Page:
"The Department of Industrial and Reformatory Schools came into being with the passage of the Neglected and Criminal Children's Act 1864. Children who were deemed to be 'neglected' were to be sent to industrial schools. Children could be deemed 'neglected' if they were found begging, without a home or means of support, residing with thieves, prostitutes or drunkards or declared to be uncontrollable by their parents. Children convicted of any offence could be sent to a reformatory school but justices had the authority to take their age and circumstances into account and to send them instead to an industrial school.
Children in both classes of institution were to be given access to general education and industrial training, and children as young as eight were expected to work for at least part of the day in activities such as domestic work, cooking, laundering, tailoring, baking, shoe making, dairying, gardening and farming. Boys on the training ship Nelson and the reformatory Sir Harry Smith were to be trained as sailors.
Following a Board of Inquiry into the industrial schools established since the passing of the 1864 Act, the government formed a separate Industrial Schools Department, under the Chief Secretary. On 19 February 1866 George W. Duncan, the Inspector-General of the Penal Department, was appointed Inspector of Industrial Schools.
(Duncan also held the position of Inspector-General of the Penal Department. According to Jaggs, Duncan collapsed from overwork in 1878.)
Duncan's annual reports beginning in 1867 (Parliamentary Papers 1867, Vol. 4, pp.941ff) describe the functioning of the schools and the establishment and operations of his Office which is first described as a department in the report of 23 June 1876.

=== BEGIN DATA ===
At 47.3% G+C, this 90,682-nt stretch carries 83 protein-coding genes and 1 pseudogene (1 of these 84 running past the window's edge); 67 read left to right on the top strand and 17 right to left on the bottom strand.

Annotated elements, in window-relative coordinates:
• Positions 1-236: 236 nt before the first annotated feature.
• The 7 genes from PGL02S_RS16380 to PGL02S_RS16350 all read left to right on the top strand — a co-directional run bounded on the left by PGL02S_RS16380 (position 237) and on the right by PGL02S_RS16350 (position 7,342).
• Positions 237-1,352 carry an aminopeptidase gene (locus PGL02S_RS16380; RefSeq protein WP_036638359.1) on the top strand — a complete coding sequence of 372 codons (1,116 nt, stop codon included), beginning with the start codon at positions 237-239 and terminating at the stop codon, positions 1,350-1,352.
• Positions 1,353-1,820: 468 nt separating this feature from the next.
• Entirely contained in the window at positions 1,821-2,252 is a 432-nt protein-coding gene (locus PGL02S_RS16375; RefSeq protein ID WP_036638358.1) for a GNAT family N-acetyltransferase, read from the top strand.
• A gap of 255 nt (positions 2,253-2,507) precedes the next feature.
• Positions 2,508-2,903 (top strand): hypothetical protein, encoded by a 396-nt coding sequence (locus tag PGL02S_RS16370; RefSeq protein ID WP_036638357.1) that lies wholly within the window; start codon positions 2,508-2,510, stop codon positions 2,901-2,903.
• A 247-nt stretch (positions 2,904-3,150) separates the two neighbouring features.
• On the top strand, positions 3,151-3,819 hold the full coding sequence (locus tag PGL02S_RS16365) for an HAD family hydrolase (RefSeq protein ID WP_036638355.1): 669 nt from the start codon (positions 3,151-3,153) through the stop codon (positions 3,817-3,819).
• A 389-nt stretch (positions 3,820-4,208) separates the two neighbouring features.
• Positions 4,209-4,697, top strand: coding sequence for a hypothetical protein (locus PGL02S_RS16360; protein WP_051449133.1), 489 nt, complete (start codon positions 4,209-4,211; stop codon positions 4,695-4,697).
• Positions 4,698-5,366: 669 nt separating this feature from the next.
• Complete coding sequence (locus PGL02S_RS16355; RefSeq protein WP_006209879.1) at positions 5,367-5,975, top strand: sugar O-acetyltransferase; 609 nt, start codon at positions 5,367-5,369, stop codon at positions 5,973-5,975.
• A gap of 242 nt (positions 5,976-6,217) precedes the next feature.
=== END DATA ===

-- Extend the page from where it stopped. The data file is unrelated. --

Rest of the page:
Royal Commissions and Inspectors General often criticised the adequacy of the arrangements for 'neglected' children under the 1864 Act, and industrial schools were eventually abolished in the 1880s and replaced by a system of 'boarding out' of wards to foster homes. In 1879, management of the schools was separated from the position of Inspector and placed in the hands of local committees. In addition, two Visiting Committees, of identical composition but charged separately for each class of school, were appointed to inspect and report. In 1881, management of the department was vested in George Guillaume who was appointed Secretary of the Department on 4 August of that year. A separate position of Inspector continued to be filled.
As Secretary, George Guillaume administered both the boarding out system (which replaced industrial schools) and reformatories. (Guillaume was killed in a traffic accident in 1892.)
In 1887 following the proclamation of the Neglected Children's Act (No.941) and the Juvenile Offenders' Act (No.951) responsibility for 'neglected' children was assumed by a Department for Neglected Children and a Department for Reformatory Schools assumed responsibility for convicted juveniles." (PROV entry: Agency VA 1466 Department of Industrial and Reformatory Schools)
26 April 2016
Cite this: http://www.findandconnect.gov.au/guide/vic/E000126
First published by the Find & Connect Web Resource Project for the Commonwealth of Australia, 2011
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